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SEE BELOW FOR FREEWARE that will help you practice the addends for 9s & 10's
Teaching addition is fun. Fun does not mean endless drills and worksheets. Some Asian learning centers add fun by doing endless drills and worksheets with timed trials and beat the clock games which can be an effective way to teach addition but not exactly the "funnest" way. Same with multiplication, repetition is the mother of skill but if you wait to long it becomes tedium.
A lot of parents ask me how to teach addition without making it totally boring for their youngster. Using the top tray to build numbers puts the child in a situation where they cannot fail. And it's fun to boot. Easy and fun go together in the beginning.
Older students can build their own tens using two hands. For very young students you start by putting a nine in the tens box and letting them pick the piece that makes a ten. Then an eight, then a seven etc. It is visually obvious what piece they need to put there. Blind students can feel what will go there.
Next set up nine, eight, seven, six all the way down to one. These exercises are important to do for all students all the way through high school. You will not have them building walls and towers but you will have them building the numbers using two hands and going for speed. See who can build out a top tray the fastest. Racing is fun for older students. Even them teen-agers.
I need to add a section on the degrees of difficulty...you keep it easy and pretty soon they are doing "difficult" problems...without difficulty never even knowing it's supposed to be hard or that other students think what they are doing is hard.
Let the student fill in the missing blocks. They love this. It makes them happy. Laugh along with them. Have fun. Give them encouragement. They will try to put a block in that is either to big or two small. Say “too big” or “too small”. DON NOT SAY, “NO, that's the wrong piece.” Instead say “try another one.”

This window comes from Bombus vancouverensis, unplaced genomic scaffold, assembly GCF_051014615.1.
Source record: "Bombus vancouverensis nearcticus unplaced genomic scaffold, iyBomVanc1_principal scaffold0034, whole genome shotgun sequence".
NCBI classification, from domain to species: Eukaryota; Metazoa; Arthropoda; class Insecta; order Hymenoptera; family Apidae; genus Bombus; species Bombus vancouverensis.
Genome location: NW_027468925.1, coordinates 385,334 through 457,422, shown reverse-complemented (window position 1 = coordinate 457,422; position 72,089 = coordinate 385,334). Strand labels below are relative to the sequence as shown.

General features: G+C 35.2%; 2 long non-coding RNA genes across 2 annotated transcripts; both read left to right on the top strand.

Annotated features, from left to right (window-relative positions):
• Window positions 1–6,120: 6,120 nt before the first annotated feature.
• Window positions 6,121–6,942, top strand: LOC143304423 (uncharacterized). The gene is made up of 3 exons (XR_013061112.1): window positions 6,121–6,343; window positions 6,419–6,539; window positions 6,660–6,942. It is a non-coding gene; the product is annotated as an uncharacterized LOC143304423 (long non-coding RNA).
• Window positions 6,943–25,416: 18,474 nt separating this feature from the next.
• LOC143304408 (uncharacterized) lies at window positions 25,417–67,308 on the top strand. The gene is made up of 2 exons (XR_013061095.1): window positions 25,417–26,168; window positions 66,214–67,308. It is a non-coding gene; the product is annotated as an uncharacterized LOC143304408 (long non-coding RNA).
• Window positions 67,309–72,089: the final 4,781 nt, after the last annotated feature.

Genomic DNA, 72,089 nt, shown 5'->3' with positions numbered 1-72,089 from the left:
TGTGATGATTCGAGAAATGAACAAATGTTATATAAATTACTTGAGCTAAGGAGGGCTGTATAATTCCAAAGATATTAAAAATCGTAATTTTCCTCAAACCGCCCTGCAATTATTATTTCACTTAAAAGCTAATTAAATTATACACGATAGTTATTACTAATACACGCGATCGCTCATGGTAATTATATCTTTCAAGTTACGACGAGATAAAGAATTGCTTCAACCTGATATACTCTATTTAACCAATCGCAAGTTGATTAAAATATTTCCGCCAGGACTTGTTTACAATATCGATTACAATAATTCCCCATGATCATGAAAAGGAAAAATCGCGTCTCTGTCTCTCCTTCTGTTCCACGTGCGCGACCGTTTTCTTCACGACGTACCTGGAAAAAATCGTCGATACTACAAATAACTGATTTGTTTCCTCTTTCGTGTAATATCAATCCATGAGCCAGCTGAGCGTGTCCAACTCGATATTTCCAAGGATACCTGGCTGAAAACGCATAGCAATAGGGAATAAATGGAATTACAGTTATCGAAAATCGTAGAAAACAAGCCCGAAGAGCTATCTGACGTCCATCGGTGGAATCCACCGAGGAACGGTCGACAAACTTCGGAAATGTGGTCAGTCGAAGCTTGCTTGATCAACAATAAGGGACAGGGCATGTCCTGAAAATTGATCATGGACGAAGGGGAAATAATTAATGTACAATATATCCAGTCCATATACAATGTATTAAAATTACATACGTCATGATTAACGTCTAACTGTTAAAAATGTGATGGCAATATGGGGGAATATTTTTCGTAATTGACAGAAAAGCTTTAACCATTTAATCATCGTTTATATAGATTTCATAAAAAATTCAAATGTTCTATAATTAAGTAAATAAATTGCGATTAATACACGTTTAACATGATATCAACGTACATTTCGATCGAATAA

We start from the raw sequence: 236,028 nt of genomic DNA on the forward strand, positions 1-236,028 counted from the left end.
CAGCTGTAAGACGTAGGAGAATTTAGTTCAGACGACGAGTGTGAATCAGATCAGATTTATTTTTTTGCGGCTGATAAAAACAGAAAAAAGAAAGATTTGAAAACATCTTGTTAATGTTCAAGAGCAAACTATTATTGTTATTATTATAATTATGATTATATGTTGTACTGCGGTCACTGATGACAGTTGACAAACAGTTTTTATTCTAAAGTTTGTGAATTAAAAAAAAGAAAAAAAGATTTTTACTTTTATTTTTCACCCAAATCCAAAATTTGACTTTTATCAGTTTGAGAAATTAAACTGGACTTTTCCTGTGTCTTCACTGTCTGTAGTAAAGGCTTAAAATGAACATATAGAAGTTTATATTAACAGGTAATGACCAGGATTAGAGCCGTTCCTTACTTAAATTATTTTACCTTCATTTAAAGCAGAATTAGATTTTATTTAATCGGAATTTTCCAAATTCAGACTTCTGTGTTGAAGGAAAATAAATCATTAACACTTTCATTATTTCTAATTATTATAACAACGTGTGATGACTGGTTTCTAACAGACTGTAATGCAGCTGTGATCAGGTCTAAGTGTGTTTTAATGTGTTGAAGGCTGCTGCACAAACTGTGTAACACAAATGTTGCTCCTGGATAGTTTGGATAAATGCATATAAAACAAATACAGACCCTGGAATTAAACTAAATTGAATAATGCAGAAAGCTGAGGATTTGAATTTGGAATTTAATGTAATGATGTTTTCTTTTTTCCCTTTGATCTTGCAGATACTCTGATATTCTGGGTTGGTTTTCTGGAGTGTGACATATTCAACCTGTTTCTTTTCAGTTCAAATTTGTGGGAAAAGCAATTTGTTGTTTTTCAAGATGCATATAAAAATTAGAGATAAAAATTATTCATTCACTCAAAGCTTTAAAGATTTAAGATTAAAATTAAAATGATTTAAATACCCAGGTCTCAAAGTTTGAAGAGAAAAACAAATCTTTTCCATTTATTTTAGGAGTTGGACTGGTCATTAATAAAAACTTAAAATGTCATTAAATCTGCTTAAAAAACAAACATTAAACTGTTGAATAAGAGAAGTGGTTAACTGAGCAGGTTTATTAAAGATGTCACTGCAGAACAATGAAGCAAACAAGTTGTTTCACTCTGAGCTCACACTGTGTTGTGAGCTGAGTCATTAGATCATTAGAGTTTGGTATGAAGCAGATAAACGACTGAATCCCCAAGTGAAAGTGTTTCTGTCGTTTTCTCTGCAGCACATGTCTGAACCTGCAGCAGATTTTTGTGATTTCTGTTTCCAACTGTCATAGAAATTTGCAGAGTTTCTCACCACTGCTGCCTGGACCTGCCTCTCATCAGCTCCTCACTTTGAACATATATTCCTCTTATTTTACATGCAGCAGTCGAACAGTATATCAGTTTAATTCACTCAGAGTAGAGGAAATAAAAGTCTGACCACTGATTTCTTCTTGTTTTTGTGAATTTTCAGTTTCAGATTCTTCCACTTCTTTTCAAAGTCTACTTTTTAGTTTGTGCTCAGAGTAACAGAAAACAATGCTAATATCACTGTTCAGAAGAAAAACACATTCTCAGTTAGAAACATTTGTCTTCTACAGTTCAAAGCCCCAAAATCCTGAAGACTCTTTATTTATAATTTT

REMOVE THE “NO” FROM THE LESSON.
If you insist on saying “no” I will hire math thugs to hunt you down and beat you with sticks. Some people are so used to saying “no” they have a hard time at first. Cut it out.
This is important.
I have found that for very young students (2 to 3) with limited motor skills, making a ten out of a six and a four is easier than making a ten out of a nine and a one, because the four is easier for their little hands to handle, even though the one fitting into the place left by the nine is supposed to be more visually obvious and therefore a lower degree of difficulty.
Note that this child is not even two and a half years old, just having fun playing blocks. He has the two and the five together but it's too short. He eventually put the two with the eight and got a five out to go with the other five. Lastly he put the one in with the nine. There was trial and error, and he had fun doing it.
Put the child in a math rich environment and they will learn math.
For students with more advanced motor skills build the tens vertically. Students really enjoy this variation the first couple of times they see it. Don't put them in order either it's more fun to fit the pieces in.
The tens completed vertically. Any random order is fine and if they want to stair step it that's fine too.